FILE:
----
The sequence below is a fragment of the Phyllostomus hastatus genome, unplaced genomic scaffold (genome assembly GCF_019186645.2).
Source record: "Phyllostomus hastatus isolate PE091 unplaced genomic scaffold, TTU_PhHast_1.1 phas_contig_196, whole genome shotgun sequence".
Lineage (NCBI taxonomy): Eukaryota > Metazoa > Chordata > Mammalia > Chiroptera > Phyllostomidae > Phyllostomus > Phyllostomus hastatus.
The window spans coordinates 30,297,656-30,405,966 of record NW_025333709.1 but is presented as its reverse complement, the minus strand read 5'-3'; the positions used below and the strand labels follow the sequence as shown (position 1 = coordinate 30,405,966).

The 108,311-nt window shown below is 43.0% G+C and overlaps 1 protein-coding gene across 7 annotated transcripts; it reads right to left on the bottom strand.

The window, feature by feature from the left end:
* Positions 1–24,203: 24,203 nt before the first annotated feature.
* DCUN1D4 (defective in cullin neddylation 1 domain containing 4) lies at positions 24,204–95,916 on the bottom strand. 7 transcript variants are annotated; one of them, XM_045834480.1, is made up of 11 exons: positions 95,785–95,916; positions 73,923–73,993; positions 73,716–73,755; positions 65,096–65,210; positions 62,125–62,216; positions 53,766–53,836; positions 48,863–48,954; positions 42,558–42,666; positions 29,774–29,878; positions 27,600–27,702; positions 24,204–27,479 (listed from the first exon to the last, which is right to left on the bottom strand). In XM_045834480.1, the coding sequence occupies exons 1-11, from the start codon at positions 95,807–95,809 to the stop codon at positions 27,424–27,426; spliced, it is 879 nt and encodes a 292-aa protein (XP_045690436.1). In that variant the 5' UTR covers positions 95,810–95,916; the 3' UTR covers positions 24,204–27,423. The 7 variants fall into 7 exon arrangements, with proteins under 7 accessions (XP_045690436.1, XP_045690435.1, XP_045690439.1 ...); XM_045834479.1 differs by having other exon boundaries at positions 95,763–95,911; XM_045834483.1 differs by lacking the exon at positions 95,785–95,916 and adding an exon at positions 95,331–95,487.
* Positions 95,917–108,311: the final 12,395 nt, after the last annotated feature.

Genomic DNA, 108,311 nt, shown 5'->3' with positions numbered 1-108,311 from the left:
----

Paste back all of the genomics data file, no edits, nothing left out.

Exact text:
The sequence below is a fragment of the Phyllostomus hastatus genome, unplaced genomic scaffold (genome assembly GCF_019186645.2).
Source record: "Phyllostomus hastatus isolate PE091 unplaced genomic scaffold, TTU_PhHast_1.1 phas_contig_196, whole genome shotgun sequence".
Lineage (NCBI taxonomy): Eukaryota > Metazoa > Chordata > Mammalia > Chiroptera > Phyllostomidae > Phyllostomus > Phyllostomus hastatus.
The window spans coordinates 30,297,656-30,405,966 of record NW_025333709.1 but is presented as its reverse complement, the minus strand read 5'-3'; the positions used below and the strand labels follow the sequence as shown (position 1 = coordinate 30,405,966).

The 108,311-nt window shown below is 43.0% G+C and overlaps 1 protein-coding gene across 7 annotated transcripts; it reads right to left on the bottom strand.

The window, feature by feature from the left end:
* Positions 1–24,203: 24,203 nt before the first annotated feature.
* DCUN1D4 (defective in cullin neddylation 1 domain containing 4) lies at positions 24,204–95,916 on the bottom strand. 7 transcript variants are annotated; one of them, XM_045834480.1, is made up of 11 exons: positions 95,785–95,916; positions 73,923–73,993; positions 73,716–73,755; positions 65,096–65,210; positions 62,125–62,216; positions 53,766–53,836; positions 48,863–48,954; positions 42,558–42,666; positions 29,774–29,878; positions 27,600–27,702; positions 24,204–27,479 (listed from the first exon to the last, which is right to left on the bottom strand). In XM_045834480.1, the coding sequence occupies exons 1-11, from the start codon at positions 95,807–95,809 to the stop codon at positions 27,424–27,426; spliced, it is 879 nt and encodes a 292-aa protein (XP_045690436.1). In that variant the 5' UTR covers positions 95,810–95,916; the 3' UTR covers positions 24,204–27,423. The 7 variants fall into 7 exon arrangements, with proteins under 7 accessions (XP_045690436.1, XP_045690435.1, XP_045690439.1 ...); XM_045834479.1 differs by having other exon boundaries at positions 95,763–95,911; XM_045834483.1 differs by lacking the exon at positions 95,785–95,916 and adding an exon at positions 95,331–95,487.
* Positions 95,917–108,311: the final 12,395 nt, after the last annotated feature.

Genomic DNA, 108,311 nt, shown 5'->3' with positions numbered 1-108,311 from the left: